Some Days in the Life - Good Night, DeForrest Kelly
DeForrest Kelly is dead. You fill in the joke. I don't want to.
The joke got brought up (but not said) last night online, and it was almost too much for one or two people. McCoy wasn't just a TV character to them. He was a role model. And it was just too painful for people. I can understand that, though McCoy wasn't a role model for me. My favorite character was Scotty. And it seemed unfair -- after all, McCoy was supposed to live to 137, according to the Season Premiere of Star Trek: The Next Generation. The only character from the original show in the premiere, no less.
But I don't claim it doesn't affect me at all. It does, more than most celebrity deaths I've heard about. DeForrest Kelly lived a very quiet post-Star Trek life. Unlike Shatner and Nimoy, he never tried to get people to forget the role he had created and the place it had in history. He was perfectly content to retire after Star Trek, reprising his role every now and again and going to conventions. I never saw him at a convention (I've only been to one Star Trek specific Con -- I like the Literary Cons better) but he was always described as amiable and a true gentleman. Unlike the two more popular, better paid parts of the central Star Trek trio, he hasn't written a book called I Am Not Spock or Get A Life about how much he resented his fans. Clearly, he didn't resent his fans, he appreciated them, and the notoriety that came with it.
In that trio, McCoy stood for humanity -- the voice of emotionalism. The voice of conscience. The often short shrifted symbol of the man who says that there are deeper, more emotional, more human considerations than logic -- considerations which make us better than Vulcans, not worse. In the best of the movies, Star Trek II: The Wrath of Khan, McCoy was at once the man who was morally offended that humanity was trying to play God and take over Evolution with the Genesis device, and astounded and pleased with the Genesis Cave, where humanity's most wondrous achievement had been given its only successful fruition. The two were not incompatible for McCoy. Unlike the often overly cerebral and "preachy" monologues of McCoy's humanity-spokesman successor, Jean-Luc Picard, McCoy always seemed to have his beliefs come from his heart, inspired by the moment -- impressed with human ingenuity and concerned over humanity's quest to better itself at the cost of its basic morality. McCoy should be impressed with the fruits of Genesis and passionately against its creation and use. It was who the character was.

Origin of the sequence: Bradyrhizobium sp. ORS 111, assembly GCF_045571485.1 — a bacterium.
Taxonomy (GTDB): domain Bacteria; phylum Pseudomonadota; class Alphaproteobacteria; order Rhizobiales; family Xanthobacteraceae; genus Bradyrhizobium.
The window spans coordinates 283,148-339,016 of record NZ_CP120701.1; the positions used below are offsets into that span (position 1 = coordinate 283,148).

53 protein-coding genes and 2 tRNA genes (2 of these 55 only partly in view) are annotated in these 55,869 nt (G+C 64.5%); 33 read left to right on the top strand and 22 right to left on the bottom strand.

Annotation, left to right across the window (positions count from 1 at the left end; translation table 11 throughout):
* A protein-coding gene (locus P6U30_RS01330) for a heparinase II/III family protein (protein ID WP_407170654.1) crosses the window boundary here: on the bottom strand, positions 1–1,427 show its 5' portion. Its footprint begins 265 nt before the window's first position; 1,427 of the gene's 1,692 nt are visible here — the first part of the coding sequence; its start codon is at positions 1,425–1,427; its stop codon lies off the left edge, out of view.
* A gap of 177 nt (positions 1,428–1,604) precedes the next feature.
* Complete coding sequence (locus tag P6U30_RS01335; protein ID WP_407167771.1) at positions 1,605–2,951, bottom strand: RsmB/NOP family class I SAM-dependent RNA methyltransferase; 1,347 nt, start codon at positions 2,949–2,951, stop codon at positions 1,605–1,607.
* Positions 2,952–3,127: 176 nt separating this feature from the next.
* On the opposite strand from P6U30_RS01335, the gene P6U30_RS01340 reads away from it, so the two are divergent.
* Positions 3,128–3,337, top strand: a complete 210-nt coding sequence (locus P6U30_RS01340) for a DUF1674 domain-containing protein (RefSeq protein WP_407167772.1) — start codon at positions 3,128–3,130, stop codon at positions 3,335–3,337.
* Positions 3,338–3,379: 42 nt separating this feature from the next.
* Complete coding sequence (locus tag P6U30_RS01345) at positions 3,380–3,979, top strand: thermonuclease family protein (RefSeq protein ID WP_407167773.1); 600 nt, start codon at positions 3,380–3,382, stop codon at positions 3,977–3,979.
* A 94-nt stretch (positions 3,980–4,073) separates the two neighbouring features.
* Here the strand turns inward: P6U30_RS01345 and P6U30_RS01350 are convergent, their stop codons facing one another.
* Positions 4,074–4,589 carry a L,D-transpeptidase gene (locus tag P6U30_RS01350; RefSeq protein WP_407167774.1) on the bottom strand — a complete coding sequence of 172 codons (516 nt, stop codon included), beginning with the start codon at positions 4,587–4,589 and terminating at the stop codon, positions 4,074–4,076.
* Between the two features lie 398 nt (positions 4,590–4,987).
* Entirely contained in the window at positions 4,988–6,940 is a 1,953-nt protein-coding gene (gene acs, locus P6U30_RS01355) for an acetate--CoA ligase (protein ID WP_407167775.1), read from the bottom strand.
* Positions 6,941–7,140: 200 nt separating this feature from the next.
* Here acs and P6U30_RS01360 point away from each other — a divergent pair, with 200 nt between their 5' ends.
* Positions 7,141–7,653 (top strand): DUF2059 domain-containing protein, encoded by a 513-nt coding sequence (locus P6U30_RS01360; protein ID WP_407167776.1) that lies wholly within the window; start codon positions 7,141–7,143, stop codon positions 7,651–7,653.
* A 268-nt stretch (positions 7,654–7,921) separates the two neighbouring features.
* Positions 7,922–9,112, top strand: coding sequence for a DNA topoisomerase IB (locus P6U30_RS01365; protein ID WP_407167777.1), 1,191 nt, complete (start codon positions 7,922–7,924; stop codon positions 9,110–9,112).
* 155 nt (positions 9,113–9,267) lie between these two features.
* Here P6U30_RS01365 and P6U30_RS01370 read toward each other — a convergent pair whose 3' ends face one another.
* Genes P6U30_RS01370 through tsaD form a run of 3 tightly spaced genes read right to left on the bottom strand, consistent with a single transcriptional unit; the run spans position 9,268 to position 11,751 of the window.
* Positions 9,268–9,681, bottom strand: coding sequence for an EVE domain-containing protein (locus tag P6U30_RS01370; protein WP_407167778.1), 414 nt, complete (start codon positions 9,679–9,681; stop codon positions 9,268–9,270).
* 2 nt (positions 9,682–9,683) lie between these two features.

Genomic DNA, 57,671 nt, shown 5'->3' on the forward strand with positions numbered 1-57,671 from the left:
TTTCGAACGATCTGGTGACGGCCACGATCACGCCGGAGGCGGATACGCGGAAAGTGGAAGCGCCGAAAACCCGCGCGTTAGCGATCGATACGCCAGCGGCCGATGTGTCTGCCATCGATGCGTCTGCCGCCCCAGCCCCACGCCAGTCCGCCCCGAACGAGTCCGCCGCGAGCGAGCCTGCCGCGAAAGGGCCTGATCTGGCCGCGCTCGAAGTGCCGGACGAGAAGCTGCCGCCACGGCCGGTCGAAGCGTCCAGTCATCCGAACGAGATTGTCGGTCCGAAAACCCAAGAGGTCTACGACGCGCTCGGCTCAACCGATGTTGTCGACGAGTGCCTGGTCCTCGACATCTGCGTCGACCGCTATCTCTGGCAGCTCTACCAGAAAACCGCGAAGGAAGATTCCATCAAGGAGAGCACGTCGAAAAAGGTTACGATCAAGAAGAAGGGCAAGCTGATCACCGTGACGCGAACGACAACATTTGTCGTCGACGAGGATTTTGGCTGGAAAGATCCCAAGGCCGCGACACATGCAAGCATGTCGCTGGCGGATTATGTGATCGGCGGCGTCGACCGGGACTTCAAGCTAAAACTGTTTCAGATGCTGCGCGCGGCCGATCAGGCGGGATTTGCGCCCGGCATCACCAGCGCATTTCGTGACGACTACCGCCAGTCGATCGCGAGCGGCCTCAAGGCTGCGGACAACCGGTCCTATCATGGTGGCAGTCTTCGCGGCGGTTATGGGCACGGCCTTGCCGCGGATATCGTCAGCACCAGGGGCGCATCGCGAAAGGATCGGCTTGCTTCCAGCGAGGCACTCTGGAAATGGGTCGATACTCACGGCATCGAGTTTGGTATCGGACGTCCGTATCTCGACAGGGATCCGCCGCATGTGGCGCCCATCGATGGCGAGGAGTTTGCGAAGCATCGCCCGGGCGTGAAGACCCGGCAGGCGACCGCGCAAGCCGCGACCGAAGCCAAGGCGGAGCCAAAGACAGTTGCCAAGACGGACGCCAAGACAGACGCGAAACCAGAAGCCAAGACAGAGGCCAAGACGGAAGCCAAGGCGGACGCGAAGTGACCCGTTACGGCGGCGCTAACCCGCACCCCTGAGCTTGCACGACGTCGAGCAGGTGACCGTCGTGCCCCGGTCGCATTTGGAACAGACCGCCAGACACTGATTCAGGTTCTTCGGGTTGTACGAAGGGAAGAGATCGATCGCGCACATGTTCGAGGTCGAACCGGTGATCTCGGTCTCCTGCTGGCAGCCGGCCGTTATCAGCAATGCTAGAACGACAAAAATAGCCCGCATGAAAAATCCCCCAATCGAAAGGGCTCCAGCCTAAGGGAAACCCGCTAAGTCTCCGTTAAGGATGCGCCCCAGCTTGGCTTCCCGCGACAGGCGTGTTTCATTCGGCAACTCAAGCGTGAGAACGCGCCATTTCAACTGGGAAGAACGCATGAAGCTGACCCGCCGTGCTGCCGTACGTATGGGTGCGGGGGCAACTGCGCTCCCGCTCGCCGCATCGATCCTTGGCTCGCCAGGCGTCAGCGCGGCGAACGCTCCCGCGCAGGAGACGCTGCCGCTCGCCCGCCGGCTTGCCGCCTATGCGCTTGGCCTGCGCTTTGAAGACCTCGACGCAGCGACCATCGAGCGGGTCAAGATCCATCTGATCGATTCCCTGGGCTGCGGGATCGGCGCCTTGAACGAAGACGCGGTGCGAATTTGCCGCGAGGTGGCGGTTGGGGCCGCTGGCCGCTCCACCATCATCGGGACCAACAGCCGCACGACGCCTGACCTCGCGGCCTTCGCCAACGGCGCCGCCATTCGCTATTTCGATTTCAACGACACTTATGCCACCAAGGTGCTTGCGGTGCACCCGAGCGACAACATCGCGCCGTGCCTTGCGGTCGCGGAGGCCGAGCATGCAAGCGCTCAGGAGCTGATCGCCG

And clearly who DeForrest Kelly was as well. More than most, he seemed to be his most famous character in interviews. And it's known that in the travesty that was Star Trek V: The Final Frontier, McCoy was supposed to turn against Kirk in the name of a Vulcan who took his greatest pains and shared them. Kelly refused to play the scene -- the first time in history he ever caused trouble. McCoy wouldn't do that -- not to Kirk, and more importantly, not to himself. Humanity didn't turn away from itself.
After Kelly's revolt, Leonard Nimoy also refused, but it started with DeForrest Kelly, who believed so passionately in what his character represented he could buck the ego of William Shatner, who wanted his own character to be the only one who resisted. And yet, unlike Nichelle Nichols, Walter Koenig, George Takei and (most passionately) James Doohan, DeForrest Kelly never said a negative word about William Shatner in public that I have ever seen.
A true gentleman. A passionate believer in the mythology he helped create. A part of Americana.
I'll miss him. So will we all.